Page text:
She waived her hands to signal me over with head down. Oh great, l thought. When I walked over she remained motionless.

“You okay, mom?”

She raised her hands to rest on my protruding, bony hips

“…please,’ she uttered. “Please gain weight… I don’t want to lose you.”

She began sobbing. She staggered to stand and embraced me tightly exclaiming I love you’s over and over. I was silent and accepting. I never seen so much warm outwardly love from this woman. I wasn’t sure what to say or do but embrace her back. I smiled, but it faded following a sinking feeling of fear, guilt and heaviness. For the first time the thought entered my head… maybe… maybe I am too thin.

The next morning I ate a piece of bread. The first food I decided to eat in 21 days. I chose to do so because my answers came to me that night. I never wanted to starve to death.  I just wanted love. So over the course of time I maintained a healthy weight. I developed a healthier self-image of who I am. I continued to struggle with some food and alcohol issues in secrecy until I stumbled into the love of my life who was also recovering from alcohol abuse. He was the stranger across the hall of my apartment that boldly opened up about his struggles with alcohol dependency without actually knowing anything about me other than I was his neighbor. I really respected that. It inspired me to reach out. So, after a few small talks and smiles I opened up to him about my past and my struggles, which was incredibly difficult.  When I seen how warm and attentive he was, I asked him to attend AA together, which of course he immediately agreed to.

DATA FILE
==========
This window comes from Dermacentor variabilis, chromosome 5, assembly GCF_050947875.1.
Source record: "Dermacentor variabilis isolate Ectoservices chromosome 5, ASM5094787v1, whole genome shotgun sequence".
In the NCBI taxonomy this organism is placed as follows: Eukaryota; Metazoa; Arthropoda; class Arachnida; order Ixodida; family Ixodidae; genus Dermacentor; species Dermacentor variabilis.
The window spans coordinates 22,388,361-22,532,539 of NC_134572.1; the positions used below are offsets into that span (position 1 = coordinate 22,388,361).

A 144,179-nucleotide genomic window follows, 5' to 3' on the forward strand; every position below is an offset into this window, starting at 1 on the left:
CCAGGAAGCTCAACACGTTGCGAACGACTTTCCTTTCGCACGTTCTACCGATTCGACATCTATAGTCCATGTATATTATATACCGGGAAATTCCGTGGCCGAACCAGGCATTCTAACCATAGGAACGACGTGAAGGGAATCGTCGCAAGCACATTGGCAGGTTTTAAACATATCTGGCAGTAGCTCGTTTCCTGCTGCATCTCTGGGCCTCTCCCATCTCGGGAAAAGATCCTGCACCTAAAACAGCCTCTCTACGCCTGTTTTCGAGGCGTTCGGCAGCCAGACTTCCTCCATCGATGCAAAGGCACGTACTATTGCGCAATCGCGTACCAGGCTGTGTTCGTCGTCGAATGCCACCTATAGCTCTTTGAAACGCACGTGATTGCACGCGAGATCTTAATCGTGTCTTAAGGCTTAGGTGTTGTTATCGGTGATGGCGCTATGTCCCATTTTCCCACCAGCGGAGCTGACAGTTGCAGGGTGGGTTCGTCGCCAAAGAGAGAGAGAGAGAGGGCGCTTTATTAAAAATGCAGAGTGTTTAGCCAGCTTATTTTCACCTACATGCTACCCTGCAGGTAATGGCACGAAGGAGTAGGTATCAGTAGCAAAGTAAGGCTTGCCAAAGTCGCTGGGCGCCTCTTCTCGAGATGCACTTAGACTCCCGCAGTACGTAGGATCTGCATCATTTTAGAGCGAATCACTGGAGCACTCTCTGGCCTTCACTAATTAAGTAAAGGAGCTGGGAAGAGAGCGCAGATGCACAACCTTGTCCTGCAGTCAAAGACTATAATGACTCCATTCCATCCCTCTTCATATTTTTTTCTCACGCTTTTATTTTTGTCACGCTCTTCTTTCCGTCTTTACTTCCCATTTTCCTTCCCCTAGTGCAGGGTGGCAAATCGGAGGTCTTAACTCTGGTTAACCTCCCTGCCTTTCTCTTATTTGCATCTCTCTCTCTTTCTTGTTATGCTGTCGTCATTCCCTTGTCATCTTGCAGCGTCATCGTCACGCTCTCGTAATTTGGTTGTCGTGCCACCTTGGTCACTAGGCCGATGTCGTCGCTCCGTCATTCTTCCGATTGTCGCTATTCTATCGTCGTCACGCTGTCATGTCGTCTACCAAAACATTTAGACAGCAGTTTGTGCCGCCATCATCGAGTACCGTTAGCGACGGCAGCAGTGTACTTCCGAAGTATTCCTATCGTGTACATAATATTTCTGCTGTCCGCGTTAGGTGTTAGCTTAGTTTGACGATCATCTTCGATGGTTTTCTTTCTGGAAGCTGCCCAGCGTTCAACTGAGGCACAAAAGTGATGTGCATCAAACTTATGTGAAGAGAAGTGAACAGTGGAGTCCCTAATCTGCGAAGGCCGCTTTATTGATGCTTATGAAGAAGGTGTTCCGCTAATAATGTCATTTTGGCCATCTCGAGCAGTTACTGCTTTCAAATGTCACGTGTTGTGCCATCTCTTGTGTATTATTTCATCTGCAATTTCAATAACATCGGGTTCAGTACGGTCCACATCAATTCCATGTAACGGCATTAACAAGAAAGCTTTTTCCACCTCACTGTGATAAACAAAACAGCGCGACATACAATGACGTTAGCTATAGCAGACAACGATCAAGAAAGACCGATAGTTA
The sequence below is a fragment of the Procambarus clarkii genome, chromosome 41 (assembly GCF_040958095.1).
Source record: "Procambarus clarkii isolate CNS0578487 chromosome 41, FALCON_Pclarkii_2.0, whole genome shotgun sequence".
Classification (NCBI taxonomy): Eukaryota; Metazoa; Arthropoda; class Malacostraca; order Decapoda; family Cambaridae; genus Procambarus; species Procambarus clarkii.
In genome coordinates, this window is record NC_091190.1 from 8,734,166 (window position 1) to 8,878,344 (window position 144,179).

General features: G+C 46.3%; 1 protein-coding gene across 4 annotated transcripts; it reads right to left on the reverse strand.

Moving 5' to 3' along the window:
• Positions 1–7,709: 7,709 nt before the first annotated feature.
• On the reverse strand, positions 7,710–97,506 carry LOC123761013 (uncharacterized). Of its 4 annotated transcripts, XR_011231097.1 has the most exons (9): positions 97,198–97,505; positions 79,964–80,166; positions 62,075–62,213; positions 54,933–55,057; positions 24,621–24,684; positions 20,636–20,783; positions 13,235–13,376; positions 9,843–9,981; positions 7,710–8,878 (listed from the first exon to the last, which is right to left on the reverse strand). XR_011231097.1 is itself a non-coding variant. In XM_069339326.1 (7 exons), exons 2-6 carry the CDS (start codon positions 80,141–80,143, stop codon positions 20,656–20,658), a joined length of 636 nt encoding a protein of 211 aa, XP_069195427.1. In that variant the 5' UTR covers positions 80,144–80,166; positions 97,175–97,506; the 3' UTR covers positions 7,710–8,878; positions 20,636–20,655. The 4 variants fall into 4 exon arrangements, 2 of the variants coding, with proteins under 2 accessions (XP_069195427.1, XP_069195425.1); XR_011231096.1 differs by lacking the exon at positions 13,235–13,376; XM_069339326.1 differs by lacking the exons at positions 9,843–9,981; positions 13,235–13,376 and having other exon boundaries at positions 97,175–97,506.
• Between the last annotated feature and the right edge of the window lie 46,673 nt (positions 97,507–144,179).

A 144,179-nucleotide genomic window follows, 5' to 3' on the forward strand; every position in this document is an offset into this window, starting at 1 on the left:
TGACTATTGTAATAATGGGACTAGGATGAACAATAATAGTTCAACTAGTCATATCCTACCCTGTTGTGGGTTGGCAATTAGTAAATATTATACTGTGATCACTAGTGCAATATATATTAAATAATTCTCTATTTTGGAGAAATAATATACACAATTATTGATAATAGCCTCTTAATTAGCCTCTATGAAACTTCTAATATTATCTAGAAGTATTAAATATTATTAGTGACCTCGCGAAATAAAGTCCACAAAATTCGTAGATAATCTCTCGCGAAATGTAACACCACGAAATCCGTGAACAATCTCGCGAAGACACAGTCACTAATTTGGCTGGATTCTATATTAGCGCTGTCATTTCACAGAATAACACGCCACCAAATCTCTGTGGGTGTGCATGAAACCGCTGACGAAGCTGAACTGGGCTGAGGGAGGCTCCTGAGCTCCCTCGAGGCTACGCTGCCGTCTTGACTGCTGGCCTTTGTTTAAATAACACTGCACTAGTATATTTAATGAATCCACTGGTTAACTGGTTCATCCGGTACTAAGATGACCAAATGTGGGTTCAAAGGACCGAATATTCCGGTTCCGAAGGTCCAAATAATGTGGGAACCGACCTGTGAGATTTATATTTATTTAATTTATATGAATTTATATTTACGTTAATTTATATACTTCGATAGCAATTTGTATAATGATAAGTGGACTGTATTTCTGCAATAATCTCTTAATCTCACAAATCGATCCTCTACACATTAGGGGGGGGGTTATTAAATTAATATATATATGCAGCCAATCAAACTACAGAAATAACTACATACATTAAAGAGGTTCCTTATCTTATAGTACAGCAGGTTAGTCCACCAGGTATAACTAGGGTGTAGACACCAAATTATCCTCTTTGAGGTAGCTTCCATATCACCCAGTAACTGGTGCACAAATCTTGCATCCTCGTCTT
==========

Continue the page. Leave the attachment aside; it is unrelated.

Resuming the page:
So we set forth and dedicated our time and energy to attend a meeting every single day. I say time and energy since we had no vehicle, so it took great planning to time out buses and routes. Being prepared to walk sometimes over an hour for some locations that didn’t bus. We picked up chips.

As of today I’m proud to announce I’m (I should say WE are) 5 years sober. I’m married to the man that introduced me to AA. We have two beautiful children (4 and 2). It’s a working progress in recovery of my eating disorder. I’m learning more and more about myself and practicing simplicity and gratitude. I wanted recovery more than feeling stuck and hurt. Recovery means asking what the key is to that locked door. Asking the deeper questions to your hurts to find peace and understanding. This allows you to respond to life instead of react. I deserved to be alive and well. It was my responsibility and right to not allow my disorder to have power over me anymore and I continue to smile forward with that thought.


Written by My Recovery Story Contest Winner Casey Quick.